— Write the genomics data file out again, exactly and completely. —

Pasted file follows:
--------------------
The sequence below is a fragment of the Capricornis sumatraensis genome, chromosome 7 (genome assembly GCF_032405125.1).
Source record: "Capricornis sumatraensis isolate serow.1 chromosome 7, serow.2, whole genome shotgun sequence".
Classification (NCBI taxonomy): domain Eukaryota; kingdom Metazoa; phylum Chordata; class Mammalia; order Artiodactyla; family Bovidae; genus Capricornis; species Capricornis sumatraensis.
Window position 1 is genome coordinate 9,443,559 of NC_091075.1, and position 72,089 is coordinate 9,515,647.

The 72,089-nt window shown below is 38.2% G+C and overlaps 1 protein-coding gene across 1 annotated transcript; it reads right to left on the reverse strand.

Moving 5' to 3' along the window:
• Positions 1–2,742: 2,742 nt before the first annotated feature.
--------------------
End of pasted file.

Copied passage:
The sequence below is a fragment of the Capricornis sumatraensis genome, chromosome 7 (genome assembly GCF_032405125.1).
Source record: "Capricornis sumatraensis isolate serow.1 chromosome 7, serow.2, whole genome shotgun sequence".
Classification (NCBI taxonomy): domain Eukaryota; kingdom Metazoa; phylum Chordata; class Mammalia; order Artiodactyla; family Bovidae; genus Capricornis; species Capricornis sumatraensis.
Window position 1 is genome coordinate 9,443,559 of NC_091075.1, and position 72,089 is coordinate 9,515,647.

The 72,089-nt window shown below is 38.2% G+C and overlaps 1 protein-coding gene across 1 annotated transcript; it reads right to left on the reverse strand.

Moving 5' to 3' along the window:
• Positions 1–2,742: 2,742 nt before the first annotated feature.